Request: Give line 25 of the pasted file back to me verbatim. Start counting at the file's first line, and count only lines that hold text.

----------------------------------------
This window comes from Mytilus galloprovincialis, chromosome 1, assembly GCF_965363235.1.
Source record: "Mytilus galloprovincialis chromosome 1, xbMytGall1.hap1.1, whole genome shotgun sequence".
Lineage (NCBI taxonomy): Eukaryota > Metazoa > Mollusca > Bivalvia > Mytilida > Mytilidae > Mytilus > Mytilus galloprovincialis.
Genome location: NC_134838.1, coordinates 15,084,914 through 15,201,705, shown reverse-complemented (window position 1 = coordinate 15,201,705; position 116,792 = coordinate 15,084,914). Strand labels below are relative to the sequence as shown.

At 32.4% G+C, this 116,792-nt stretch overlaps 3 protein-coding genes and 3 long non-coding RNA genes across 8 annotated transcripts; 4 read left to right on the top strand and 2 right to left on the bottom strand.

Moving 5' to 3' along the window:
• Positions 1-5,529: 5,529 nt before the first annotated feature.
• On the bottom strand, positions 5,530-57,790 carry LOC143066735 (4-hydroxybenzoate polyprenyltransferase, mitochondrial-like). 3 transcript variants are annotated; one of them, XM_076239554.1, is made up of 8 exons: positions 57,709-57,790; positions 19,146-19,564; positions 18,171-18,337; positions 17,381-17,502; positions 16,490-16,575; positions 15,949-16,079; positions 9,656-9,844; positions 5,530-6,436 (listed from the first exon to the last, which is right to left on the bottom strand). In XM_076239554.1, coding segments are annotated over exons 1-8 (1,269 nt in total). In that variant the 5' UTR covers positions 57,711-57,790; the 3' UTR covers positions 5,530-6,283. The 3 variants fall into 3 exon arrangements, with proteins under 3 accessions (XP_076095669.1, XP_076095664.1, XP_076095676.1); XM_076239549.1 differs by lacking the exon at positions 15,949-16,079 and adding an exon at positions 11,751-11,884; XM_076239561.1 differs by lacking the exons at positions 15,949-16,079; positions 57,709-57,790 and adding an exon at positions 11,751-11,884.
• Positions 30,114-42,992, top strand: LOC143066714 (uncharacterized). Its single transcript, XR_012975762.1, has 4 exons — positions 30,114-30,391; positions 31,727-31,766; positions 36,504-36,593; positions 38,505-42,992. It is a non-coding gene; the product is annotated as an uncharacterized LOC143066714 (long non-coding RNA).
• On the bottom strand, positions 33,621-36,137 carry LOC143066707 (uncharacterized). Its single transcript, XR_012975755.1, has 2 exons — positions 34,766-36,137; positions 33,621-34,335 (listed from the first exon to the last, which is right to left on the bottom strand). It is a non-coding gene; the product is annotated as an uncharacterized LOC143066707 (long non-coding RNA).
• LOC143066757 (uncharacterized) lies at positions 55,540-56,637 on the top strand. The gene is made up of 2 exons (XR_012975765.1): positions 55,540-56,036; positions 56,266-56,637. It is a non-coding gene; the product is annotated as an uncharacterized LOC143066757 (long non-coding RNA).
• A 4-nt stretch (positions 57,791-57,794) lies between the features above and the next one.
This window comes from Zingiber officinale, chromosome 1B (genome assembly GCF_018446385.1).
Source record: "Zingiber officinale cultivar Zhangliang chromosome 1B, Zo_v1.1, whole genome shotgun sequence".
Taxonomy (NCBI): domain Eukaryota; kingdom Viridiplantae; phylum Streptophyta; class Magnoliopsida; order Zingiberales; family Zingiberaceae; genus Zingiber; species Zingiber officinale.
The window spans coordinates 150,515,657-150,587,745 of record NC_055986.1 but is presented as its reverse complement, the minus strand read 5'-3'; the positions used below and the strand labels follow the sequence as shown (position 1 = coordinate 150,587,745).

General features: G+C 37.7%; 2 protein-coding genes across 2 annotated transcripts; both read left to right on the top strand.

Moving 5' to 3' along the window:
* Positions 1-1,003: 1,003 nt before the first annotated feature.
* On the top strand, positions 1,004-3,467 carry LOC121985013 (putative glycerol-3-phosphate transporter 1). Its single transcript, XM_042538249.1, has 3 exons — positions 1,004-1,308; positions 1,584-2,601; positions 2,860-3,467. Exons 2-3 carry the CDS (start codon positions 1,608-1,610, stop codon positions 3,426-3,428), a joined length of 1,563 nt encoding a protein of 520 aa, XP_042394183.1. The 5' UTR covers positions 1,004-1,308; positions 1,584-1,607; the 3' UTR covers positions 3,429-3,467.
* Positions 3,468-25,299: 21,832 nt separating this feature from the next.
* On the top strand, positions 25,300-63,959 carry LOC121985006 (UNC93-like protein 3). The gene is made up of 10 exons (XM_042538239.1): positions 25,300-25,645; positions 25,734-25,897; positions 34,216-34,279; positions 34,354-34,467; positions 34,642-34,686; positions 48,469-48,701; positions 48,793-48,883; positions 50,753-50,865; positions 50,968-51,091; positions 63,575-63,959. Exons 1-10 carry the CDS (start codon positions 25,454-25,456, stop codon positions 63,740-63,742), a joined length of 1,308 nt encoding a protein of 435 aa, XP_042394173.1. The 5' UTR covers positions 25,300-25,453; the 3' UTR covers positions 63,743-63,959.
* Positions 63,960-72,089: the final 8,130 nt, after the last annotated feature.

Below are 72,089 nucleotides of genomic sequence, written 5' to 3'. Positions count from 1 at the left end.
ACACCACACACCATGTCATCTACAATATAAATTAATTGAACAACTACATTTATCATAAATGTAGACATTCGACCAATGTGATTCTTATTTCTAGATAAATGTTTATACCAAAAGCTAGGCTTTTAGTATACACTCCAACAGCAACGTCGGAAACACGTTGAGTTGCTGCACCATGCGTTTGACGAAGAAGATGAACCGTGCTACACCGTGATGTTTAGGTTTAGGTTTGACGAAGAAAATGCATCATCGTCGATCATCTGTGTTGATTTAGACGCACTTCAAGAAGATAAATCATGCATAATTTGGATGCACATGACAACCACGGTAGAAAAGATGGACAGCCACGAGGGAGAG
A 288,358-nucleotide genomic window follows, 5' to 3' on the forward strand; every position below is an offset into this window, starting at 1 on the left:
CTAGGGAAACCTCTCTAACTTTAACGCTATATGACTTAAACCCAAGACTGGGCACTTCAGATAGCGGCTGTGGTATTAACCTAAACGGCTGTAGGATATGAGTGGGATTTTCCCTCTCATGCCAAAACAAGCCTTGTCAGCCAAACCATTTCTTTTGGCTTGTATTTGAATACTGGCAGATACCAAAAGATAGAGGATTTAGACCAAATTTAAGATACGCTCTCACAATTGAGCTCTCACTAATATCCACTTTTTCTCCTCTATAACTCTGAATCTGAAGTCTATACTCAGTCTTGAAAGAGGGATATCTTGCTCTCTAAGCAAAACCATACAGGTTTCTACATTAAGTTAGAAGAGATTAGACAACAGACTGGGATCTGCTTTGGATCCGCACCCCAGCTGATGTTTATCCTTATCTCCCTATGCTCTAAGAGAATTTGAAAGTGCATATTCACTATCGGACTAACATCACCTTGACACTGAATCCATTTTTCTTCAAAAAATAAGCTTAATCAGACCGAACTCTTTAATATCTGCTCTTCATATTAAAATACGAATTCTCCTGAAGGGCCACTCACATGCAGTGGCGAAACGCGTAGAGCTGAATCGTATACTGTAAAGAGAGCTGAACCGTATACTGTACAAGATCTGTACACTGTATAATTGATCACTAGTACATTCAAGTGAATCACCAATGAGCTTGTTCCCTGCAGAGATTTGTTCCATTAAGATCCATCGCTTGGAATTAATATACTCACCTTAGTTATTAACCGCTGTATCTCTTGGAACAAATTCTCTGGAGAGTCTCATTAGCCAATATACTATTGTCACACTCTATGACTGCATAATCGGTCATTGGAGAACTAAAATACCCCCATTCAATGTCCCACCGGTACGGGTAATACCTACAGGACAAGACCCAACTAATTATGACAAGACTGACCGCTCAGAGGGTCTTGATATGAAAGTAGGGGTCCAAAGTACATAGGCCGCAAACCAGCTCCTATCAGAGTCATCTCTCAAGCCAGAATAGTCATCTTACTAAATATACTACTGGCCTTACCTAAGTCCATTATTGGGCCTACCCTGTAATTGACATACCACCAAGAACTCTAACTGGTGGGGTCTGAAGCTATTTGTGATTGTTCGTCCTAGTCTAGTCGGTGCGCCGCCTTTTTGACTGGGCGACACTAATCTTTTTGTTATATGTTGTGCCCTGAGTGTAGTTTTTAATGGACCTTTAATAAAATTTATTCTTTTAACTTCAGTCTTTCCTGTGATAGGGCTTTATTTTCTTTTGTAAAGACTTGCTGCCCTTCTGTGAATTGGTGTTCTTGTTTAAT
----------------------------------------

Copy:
ACACCACACACCATGTCATCTACAATATAAATTAATTGAACAACTACATTTATCATAAATGTAGACATTCGACCAATGTGATTCTTATTTCTAGATAAATGTTTATACCAAAAGCTAGGCTTTTAGTATACACTCCAACAGCAACGTCGGAAACACGTTGAGTTGCTGCACCATGCGTTTGACGAAGAAGATGAACCGTGCTACACCGTGATGTTTAGGTTTAGGTTTGACGAAGAAAATGCATCATCGTCGATCATCTGTGTTGATTTAGACGCACTTCAAGAAGATAAATCATGCATAATTTGGATGCACATGACAACCACGGTAGAAAAGATGGACAGCCACGAGGGAGAG